Numlock News: November 10, 2021 • Barnacles, Ingenuity, Robusta
By Walt Hickey
Roblox, the virtual playground that kids use as their preferred digital locale, made $637.8 million in the quarter ending September, up 28 percent year over year. Daily active users hit 47.3 million, up 31 percent. What’s particularly interesting is while pretty much every other very online company has taken an understandable ding to the DAU as its userbase goes outside and touches grass as the more restrictive requirements of the pandemic subside to vaccines, Roblox saw daily active users increase 43 percent in the first 27 days of October, which subverted expectations.
The Ingenuity aircraft on Mars made another flight, a 128.8-second flight that took the helicopter 400 meters across Mars. The aircraft’s caretakers have been a bit worried given that the density of Mars’ atmosphere fell from 1.5 percent of Earth’s to 1.0 percent over the course of the Martian northern hemisphere’s late winter. Less dense air is troublesome for helicopters, so they cranked up the RPM from 2,500 to 2,800 and tested it two weeks ago ahead of this longer jaunt, its 15th on the red planet.
An analysis of the past 15 years of Last.fm listening data found that the fraction of the year society hands over to Mariah Carey’s manicured hands has been growing ever larger year by year. Once the domain of December alone, “All I Want For Christmas Is You” has been steadily advancing through November and, since 2019 at least, established a temporal beachhead in October. Before the 2010s, Carey’s song saw above-average play on 31 days of the year — you know, the days between Thanksgiving and Christmas. By the early 2010s, that increased to around 40 days, and over the past three years it’s hit 78 days, and some fear the carolers dig too greedily and too deep in these Mines of Mariah.
For the 500 billion cups of coffee consumed on earth annually, 99 percent comes from either arabica or robusta and not any of the other 124 known species of coffee. Arabica is about 60 percent of the market, and the cost of the bean is up 43 percent this year. It’s a finicky bean and can only grow in a narrow strip of climes the world over, and the fungal disease called coffee leaf rust is putting it in serious jeopardy. That fungus is the reason we even drink robusta, after it wiped out the entire Sri Lankan arabica crop from 1869 to 1885. This menace, along with climate change, is one reason producers are interested in hardier or more versatile varieties of coffee snatching a larger market share.
Aaron Rodgers, a popular speed runner attempting to set the global record for good will evaporation, was yanked from State Farm ads this past Sunday according to an analysis from an ad-tracking firm. The quarterback, sidelined with Covid-19 and with nearly unrestrained access to the Pat McAfee Show guest booker, has had a tough couple weeks following the revelation that he was actually unvaccinated despite indicating otherwise. While the prior two weekends saw 20 percent of Sunday’s State Farm Insurance ads feature the quarterback, last Sunday saw just 1.5 percent. Looks like this guy’s career is really in… the wheel of fortune.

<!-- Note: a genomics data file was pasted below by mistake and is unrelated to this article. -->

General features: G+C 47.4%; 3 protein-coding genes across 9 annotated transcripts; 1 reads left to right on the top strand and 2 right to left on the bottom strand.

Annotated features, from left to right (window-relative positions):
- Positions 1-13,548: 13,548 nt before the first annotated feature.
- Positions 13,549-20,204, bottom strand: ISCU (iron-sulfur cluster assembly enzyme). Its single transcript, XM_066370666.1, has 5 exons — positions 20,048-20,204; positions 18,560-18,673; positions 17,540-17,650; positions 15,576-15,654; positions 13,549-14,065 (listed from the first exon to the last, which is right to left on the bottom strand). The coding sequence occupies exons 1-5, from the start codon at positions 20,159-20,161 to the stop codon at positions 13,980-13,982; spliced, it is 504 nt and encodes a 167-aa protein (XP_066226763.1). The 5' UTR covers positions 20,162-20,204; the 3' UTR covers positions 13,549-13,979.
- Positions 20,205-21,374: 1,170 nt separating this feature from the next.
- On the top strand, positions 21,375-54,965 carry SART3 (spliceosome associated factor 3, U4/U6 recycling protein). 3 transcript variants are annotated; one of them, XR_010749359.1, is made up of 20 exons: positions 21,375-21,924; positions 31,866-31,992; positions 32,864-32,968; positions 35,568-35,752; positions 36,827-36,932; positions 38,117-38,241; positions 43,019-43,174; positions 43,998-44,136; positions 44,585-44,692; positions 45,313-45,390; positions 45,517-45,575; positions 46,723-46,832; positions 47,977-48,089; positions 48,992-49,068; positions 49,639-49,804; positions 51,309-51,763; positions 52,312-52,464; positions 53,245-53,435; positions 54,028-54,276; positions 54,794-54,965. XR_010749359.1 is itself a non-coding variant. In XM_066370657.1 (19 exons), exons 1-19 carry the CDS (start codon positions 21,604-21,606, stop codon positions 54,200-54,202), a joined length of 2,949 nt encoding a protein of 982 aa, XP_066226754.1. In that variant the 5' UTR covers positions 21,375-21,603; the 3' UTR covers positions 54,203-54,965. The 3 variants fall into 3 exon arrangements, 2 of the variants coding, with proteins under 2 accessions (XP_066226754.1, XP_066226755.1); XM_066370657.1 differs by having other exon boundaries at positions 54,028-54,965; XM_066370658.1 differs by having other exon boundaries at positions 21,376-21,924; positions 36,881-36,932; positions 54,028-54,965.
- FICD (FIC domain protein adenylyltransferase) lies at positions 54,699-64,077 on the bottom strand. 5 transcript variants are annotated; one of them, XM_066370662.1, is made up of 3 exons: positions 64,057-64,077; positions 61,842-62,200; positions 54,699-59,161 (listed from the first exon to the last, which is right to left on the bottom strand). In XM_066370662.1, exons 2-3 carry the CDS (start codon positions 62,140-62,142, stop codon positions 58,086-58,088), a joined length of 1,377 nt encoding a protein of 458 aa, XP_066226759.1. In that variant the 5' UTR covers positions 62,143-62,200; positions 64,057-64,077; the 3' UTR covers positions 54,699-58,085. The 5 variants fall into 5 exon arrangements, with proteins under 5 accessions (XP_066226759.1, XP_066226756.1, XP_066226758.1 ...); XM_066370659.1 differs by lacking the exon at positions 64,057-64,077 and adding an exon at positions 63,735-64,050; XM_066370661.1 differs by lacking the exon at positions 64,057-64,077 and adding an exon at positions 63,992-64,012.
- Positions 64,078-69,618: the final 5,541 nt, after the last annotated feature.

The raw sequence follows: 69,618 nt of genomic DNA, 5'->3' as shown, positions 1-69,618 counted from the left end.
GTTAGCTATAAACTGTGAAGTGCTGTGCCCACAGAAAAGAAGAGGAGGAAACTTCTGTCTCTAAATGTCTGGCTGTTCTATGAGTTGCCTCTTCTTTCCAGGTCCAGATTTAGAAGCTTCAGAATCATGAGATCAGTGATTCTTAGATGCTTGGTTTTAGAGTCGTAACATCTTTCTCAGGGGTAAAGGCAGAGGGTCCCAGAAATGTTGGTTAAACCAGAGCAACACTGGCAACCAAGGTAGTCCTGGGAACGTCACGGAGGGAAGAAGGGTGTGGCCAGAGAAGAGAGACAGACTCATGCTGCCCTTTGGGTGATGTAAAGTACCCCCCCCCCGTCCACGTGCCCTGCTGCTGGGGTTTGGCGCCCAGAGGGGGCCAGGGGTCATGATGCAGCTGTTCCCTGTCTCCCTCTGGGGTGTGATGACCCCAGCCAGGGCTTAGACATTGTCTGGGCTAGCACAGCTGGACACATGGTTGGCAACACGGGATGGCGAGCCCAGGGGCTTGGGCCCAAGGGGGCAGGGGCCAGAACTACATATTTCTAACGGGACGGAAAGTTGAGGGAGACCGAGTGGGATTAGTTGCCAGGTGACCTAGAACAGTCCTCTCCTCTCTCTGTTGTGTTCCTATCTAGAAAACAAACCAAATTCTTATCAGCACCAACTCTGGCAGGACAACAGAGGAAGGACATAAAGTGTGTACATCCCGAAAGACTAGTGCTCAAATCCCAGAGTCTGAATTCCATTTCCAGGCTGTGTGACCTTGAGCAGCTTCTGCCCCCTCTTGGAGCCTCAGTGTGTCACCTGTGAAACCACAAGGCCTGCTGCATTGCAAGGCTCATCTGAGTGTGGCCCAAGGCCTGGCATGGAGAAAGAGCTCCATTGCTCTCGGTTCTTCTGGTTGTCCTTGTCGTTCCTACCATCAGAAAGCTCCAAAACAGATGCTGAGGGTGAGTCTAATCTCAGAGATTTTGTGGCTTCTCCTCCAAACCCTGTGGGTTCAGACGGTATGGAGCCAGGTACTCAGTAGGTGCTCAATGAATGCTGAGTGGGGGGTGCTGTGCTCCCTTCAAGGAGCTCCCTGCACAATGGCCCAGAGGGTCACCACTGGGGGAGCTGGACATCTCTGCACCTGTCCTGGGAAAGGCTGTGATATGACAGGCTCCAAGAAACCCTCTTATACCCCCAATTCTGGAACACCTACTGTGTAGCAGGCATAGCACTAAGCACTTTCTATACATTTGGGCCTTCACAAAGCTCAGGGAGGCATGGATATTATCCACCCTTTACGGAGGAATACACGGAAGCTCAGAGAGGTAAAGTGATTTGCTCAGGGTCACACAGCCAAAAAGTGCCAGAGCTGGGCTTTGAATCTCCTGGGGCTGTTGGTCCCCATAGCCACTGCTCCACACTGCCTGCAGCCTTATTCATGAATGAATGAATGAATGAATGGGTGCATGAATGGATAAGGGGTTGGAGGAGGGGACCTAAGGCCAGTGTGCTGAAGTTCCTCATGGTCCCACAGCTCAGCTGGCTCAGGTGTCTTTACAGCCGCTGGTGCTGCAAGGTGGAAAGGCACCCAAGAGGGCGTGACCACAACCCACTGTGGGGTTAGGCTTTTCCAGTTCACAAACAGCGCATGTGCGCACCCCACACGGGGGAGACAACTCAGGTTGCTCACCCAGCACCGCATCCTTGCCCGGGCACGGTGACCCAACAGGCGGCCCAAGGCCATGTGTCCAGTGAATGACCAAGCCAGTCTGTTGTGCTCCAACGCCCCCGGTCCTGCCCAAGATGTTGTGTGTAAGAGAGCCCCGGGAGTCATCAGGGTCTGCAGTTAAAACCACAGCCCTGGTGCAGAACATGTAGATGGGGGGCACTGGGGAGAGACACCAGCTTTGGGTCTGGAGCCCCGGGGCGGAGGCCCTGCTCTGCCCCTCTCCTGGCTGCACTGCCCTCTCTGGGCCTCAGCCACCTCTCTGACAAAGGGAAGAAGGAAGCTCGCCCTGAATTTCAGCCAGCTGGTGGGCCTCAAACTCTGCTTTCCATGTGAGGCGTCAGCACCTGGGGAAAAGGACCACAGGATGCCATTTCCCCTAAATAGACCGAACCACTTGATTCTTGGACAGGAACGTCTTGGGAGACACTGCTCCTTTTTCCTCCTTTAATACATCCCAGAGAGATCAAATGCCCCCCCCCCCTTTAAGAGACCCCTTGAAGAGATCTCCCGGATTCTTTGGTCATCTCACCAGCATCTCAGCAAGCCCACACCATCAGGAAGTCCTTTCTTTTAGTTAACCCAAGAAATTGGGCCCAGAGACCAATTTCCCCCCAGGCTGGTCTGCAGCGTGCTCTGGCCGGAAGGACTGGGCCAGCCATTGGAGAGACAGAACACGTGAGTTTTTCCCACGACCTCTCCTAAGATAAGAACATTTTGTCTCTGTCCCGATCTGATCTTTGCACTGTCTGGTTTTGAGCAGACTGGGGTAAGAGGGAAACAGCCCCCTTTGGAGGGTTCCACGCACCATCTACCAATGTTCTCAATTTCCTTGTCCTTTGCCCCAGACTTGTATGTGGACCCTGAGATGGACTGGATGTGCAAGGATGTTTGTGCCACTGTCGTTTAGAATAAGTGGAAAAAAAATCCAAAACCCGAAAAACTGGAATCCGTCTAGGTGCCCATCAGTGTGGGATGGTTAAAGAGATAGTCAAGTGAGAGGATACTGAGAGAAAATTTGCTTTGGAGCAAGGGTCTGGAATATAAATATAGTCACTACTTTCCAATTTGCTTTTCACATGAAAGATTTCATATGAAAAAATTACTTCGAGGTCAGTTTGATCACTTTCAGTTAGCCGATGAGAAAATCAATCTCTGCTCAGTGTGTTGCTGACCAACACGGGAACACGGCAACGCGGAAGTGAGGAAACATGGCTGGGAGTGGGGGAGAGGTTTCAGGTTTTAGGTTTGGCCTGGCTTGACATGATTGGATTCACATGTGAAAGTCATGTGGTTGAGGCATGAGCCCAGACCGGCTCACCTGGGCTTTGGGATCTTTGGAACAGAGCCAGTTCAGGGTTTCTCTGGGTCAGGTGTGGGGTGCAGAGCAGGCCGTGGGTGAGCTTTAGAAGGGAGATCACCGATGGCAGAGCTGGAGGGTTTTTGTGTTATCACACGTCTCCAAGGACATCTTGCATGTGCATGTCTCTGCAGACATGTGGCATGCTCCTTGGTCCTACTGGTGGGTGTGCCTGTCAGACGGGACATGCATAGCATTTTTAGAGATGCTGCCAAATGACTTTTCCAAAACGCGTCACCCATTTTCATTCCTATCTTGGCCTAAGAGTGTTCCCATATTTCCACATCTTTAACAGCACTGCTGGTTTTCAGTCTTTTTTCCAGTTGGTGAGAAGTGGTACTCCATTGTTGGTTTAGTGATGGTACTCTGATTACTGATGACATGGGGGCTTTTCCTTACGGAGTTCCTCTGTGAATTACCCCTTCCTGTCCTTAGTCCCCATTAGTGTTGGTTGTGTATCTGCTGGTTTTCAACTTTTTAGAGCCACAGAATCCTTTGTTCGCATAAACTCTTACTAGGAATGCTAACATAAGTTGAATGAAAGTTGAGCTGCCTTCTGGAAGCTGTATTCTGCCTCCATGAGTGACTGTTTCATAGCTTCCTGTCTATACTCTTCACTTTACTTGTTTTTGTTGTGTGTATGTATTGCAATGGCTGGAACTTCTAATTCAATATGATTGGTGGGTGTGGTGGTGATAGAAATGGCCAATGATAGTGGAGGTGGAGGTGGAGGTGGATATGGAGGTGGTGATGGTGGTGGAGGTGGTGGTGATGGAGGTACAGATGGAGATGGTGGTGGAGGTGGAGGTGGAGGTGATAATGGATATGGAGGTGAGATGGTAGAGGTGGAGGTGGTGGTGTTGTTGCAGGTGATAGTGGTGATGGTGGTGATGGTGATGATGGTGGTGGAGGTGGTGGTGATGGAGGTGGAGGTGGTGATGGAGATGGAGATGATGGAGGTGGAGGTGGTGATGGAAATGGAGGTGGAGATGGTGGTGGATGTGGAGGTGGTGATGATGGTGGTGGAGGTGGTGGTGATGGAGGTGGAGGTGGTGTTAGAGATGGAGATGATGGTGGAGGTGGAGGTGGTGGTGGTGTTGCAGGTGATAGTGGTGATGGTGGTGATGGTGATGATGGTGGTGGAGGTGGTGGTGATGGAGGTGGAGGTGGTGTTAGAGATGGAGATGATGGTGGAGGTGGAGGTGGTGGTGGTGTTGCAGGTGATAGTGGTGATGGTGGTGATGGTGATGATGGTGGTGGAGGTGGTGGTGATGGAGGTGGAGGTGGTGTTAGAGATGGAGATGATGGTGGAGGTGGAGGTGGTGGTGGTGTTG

The total amount of seasonal snowfall is projected to fall by 10 percent to 30 percent by the end of the century, and beyond the obvious problems less water means, it’s also killing winter recreation like skiing and snowboarding by severely shortening the season in lots of places. About 88 percent of ski resorts in the U.S. use snowmaking to keep the ski runs open, and a study in the journal Geophysical Research Letters said the snow season in the American west shrunk by 34 days since the early 1980s. I always wanted us to beat the snowboarders, but not like this, anything but this.
There are over 1,000 species of barnacles in the world, and a small fraction of them spend their lives attached to whales. These barnacles in particular are an enigma to researchers, who have found it nearly impossible to keep barnacles alive after they’ve been collected from whales. They don’t seem to bug the whales — they can even serve as a little bit of an extra punch when whales fight each other — and the people who study them have had very little luck in keeping them alive long enough to study, let alone breed. An individual whale might have up to 450 kilograms of barnacles on them, not all that much for a 30-tonne animal, and understanding the barnacles is seen as a way to understand the hidden lives of whales.
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